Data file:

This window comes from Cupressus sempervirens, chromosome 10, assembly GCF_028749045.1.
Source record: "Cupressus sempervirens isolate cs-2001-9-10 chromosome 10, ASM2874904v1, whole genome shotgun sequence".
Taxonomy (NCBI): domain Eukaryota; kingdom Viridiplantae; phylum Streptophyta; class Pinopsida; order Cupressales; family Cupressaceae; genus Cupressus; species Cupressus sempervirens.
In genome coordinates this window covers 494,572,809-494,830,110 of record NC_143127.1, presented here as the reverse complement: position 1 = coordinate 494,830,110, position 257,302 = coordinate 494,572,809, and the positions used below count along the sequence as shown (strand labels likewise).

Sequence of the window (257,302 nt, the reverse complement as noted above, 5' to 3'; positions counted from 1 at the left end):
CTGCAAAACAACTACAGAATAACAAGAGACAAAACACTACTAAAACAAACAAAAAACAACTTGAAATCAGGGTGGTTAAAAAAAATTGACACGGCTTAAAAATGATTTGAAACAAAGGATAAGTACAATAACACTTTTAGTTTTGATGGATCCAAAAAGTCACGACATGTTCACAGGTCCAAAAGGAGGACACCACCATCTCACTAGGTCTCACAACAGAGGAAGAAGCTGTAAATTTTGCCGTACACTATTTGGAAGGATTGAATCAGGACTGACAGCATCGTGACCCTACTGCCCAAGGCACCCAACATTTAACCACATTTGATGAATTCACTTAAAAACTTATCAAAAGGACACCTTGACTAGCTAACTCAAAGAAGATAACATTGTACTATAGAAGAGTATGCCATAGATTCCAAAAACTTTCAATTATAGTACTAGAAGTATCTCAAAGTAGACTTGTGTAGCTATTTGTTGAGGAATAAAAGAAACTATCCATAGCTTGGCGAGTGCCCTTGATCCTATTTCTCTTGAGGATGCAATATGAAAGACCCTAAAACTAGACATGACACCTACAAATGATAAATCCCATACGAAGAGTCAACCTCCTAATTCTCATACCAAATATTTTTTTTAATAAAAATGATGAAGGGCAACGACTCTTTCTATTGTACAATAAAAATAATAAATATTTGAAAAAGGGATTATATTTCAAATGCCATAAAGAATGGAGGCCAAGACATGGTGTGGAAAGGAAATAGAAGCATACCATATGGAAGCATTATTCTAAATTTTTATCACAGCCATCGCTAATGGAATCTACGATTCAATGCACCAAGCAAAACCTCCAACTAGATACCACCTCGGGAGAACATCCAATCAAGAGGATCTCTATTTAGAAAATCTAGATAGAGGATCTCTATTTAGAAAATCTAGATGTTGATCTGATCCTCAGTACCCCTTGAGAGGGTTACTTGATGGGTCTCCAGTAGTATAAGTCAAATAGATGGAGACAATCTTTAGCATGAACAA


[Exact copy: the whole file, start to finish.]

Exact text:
This window comes from Cupressus sempervirens, chromosome 10, assembly GCF_028749045.1.
Source record: "Cupressus sempervirens isolate cs-2001-9-10 chromosome 10, ASM2874904v1, whole genome shotgun sequence".
Taxonomy (NCBI): domain Eukaryota; kingdom Viridiplantae; phylum Streptophyta; class Pinopsida; order Cupressales; family Cupressaceae; genus Cupressus; species Cupressus sempervirens.
In genome coordinates this window covers 494,572,809-494,830,110 of record NC_143127.1, presented here as the reverse complement: position 1 = coordinate 494,830,110, position 257,302 = coordinate 494,572,809, and the positions used below count along the sequence as shown (strand labels likewise).

Sequence of the window (257,302 nt, the reverse complement as noted above, 5' to 3'; positions counted from 1 at the left end):
CTGCAAAACAACTACAGAATAACAAGAGACAAAACACTACTAAAACAAACAAAAAACAACTTGAAATCAGGGTGGTTAAAAAAAATTGACACGGCTTAAAAATGATTTGAAACAAAGGATAAGTACAATAACACTTTTAGTTTTGATGGATCCAAAAAGTCACGACATGTTCACAGGTCCAAAAGGAGGACACCACCATCTCACTAGGTCTCACAACAGAGGAAGAAGCTGTAAATTTTGCCGTACACTATTTGGAAGGATTGAATCAGGACTGACAGCATCGTGACCCTACTGCCCAAGGCACCCAACATTTAACCACATTTGATGAATTCACTTAAAAACTTATCAAAAGGACACCTTGACTAGCTAACTCAAAGAAGATAACATTGTACTATAGAAGAGTATGCCATAGATTCCAAAAACTTTCAATTATAGTACTAGAAGTATCTCAAAGTAGACTTGTGTAGCTATTTGTTGAGGAATAAAAGAAACTATCCATAGCTTGGCGAGTGCCCTTGATCCTATTTCTCTTGAGGATGCAATATGAAAGACCCTAAAACTAGACATGACACCTACAAATGATAAATCCCATACGAAGAGTCAACCTCCTAATTCTCATACCAAATATTTTTTTTAATAAAAATGATGAAGGGCAACGACTCTTTCTATTGTACAATAAAAATAATAAATATTTGAAAAAGGGATTATATTTCAAATGCCATAAAGAATGGAGGCCAAGACATGGTGTGGAAAGGAAATAGAAGCATACCATATGGAAGCATTATTCTAAATTTTTATCACAGCCATCGCTAATGGAATCTACGATTCAATGCACCAAGCAAAACCTCCAACTAGATACCACCTCGGGAGAACATCCAATCAAGAGGATCTCTATTTAGAAAATCTAGATAGAGGATCTCTATTTAGAAAATCTAGATGTTGATCTGATCCTCAGTACCCCTTGAGAGGGTTACTTGATGGGTCTCCAGTAGTATAAGTCAAATAGATGGAGACAATCTTTAGCATGAACAA